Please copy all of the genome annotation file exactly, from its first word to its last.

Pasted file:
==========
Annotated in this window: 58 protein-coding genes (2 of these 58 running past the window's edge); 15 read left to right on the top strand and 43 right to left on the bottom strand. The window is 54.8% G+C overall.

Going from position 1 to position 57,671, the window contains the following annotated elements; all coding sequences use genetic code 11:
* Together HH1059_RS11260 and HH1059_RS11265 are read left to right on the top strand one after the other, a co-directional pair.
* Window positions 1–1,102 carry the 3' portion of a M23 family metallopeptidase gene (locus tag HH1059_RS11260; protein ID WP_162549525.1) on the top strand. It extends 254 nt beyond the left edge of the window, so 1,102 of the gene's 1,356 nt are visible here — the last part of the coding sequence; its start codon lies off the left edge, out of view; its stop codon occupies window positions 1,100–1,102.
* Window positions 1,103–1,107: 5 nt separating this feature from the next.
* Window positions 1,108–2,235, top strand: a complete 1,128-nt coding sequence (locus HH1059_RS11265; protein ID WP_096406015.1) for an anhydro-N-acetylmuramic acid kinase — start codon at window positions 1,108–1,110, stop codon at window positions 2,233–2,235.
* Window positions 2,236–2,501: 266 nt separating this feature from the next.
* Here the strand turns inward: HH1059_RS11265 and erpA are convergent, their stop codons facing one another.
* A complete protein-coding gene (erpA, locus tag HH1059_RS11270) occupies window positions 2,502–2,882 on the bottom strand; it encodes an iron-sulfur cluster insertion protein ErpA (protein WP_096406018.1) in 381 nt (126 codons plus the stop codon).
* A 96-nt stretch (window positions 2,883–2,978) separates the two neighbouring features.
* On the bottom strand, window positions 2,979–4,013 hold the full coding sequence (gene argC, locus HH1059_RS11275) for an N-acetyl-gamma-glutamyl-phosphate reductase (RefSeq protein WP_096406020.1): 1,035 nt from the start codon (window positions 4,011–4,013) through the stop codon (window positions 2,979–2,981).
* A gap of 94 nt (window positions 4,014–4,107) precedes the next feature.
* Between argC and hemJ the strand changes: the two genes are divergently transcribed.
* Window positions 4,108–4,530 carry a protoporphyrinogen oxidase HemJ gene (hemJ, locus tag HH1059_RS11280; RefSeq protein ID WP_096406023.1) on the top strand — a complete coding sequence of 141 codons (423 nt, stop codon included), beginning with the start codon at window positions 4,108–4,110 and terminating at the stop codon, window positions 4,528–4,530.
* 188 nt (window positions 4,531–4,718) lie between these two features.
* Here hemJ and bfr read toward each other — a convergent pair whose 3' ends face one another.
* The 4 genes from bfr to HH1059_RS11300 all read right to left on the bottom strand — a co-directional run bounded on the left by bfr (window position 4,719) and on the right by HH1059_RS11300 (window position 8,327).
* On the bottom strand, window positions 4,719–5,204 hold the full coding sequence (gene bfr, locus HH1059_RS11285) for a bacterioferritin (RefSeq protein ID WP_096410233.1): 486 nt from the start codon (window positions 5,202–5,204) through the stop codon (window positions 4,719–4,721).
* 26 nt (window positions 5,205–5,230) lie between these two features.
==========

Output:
Annotated in this window: 58 protein-coding genes (2 of these 58 running past the window's edge); 15 read left to right on the top strand and 43 right to left on the bottom strand. The window is 54.8% G+C overall.

Going from position 1 to position 57,671, the window contains the following annotated elements; all coding sequences use genetic code 11:
* Together HH1059_RS11260 and HH1059_RS11265 are read left to right on the top strand one after the other, a co-directional pair.
* Window positions 1–1,102 carry the 3' portion of a M23 family metallopeptidase gene (locus tag HH1059_RS11260; protein ID WP_162549525.1) on the top strand. It extends 254 nt beyond the left edge of the window, so 1,102 of the gene's 1,356 nt are visible here — the last part of the coding sequence; its start codon lies off the left edge, out of view; its stop codon occupies window positions 1,100–1,102.
* Window positions 1,103–1,107: 5 nt separating this feature from the next.
* Window positions 1,108–2,235, top strand: a complete 1,128-nt coding sequence (locus HH1059_RS11265; protein ID WP_096406015.1) for an anhydro-N-acetylmuramic acid kinase — start codon at window positions 1,108–1,110, stop codon at window positions 2,233–2,235.
* Window positions 2,236–2,501: 266 nt separating this feature from the next.
* Here the strand turns inward: HH1059_RS11265 and erpA are convergent, their stop codons facing one another.
* A complete protein-coding gene (erpA, locus tag HH1059_RS11270) occupies window positions 2,502–2,882 on the bottom strand; it encodes an iron-sulfur cluster insertion protein ErpA (protein WP_096406018.1) in 381 nt (126 codons plus the stop codon).
* A 96-nt stretch (window positions 2,883–2,978) separates the two neighbouring features.
* On the bottom strand, window positions 2,979–4,013 hold the full coding sequence (gene argC, locus HH1059_RS11275) for an N-acetyl-gamma-glutamyl-phosphate reductase (RefSeq protein WP_096406020.1): 1,035 nt from the start codon (window positions 4,011–4,013) through the stop codon (window positions 2,979–2,981).
* A gap of 94 nt (window positions 4,014–4,107) precedes the next feature.
* Between argC and hemJ the strand changes: the two genes are divergently transcribed.
* Window positions 4,108–4,530 carry a protoporphyrinogen oxidase HemJ gene (hemJ, locus tag HH1059_RS11280; RefSeq protein ID WP_096406023.1) on the top strand — a complete coding sequence of 141 codons (423 nt, stop codon included), beginning with the start codon at window positions 4,108–4,110 and terminating at the stop codon, window positions 4,528–4,530.
* 188 nt (window positions 4,531–4,718) lie between these two features.
* Here hemJ and bfr read toward each other — a convergent pair whose 3' ends face one another.
* The 4 genes from bfr to HH1059_RS11300 all read right to left on the bottom strand — a co-directional run bounded on the left by bfr (window position 4,719) and on the right by HH1059_RS11300 (window position 8,327).
* On the bottom strand, window positions 4,719–5,204 hold the full coding sequence (gene bfr, locus HH1059_RS11285) for a bacterioferritin (RefSeq protein ID WP_096410233.1): 486 nt from the start codon (window positions 5,202–5,204) through the stop codon (window positions 4,719–4,721).
* 26 nt (window positions 5,205–5,230) lie between these two features.